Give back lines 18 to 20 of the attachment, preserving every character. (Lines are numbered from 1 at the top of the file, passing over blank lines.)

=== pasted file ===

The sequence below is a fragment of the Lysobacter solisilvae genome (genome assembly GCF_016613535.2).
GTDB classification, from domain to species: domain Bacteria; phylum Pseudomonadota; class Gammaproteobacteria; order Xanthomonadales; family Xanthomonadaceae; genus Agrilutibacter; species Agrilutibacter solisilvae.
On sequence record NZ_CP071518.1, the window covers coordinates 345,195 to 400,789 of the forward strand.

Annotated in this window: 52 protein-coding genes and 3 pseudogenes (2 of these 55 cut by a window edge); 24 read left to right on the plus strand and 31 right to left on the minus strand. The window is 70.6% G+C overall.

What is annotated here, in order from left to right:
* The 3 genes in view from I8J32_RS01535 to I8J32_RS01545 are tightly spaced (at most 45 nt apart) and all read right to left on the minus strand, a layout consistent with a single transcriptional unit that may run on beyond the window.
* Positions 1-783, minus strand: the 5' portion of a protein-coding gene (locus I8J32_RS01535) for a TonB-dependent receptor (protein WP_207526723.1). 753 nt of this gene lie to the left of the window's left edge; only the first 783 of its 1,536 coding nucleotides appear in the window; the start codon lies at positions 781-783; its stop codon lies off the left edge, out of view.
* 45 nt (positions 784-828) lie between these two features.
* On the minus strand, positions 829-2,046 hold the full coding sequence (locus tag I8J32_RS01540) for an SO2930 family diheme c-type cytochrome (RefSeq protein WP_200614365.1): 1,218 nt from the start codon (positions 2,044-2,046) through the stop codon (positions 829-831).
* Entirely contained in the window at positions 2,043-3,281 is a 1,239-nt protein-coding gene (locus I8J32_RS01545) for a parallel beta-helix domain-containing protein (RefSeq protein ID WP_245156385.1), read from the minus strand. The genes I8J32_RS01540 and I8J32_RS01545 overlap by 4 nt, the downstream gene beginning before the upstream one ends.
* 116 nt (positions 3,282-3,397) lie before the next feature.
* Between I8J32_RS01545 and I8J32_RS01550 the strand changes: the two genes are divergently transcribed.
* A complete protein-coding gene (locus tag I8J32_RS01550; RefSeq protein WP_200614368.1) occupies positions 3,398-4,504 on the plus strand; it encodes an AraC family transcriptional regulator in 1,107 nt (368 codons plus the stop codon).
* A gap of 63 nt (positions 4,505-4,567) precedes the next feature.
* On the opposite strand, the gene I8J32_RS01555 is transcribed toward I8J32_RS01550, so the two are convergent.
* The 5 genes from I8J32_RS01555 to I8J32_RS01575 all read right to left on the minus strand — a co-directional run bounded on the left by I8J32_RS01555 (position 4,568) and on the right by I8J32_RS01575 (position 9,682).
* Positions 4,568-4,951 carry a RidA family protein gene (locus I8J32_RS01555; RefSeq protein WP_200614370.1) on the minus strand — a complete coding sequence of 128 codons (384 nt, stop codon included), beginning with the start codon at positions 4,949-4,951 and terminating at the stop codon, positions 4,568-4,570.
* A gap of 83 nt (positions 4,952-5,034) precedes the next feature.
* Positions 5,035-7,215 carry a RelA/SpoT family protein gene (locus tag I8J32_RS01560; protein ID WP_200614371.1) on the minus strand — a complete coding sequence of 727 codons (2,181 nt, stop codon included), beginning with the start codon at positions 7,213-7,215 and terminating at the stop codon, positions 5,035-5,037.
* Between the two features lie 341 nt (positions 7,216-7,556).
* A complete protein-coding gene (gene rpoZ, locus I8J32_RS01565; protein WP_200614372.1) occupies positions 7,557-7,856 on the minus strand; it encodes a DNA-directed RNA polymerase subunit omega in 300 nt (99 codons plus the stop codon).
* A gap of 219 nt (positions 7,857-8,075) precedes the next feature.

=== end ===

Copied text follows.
* A gap of 83 nt (positions 4,952-5,034) precedes the next feature.
* Positions 5,035-7,215 carry a RelA/SpoT family protein gene (locus tag I8J32_RS01560; protein ID WP_200614371.1) on the minus strand — a complete coding sequence of 727 codons (2,181 nt, stop codon included), beginning with the start codon at positions 7,213-7,215 and terminating at the stop codon, positions 5,035-5,037.
* Between the two features lie 341 nt (positions 7,216-7,556).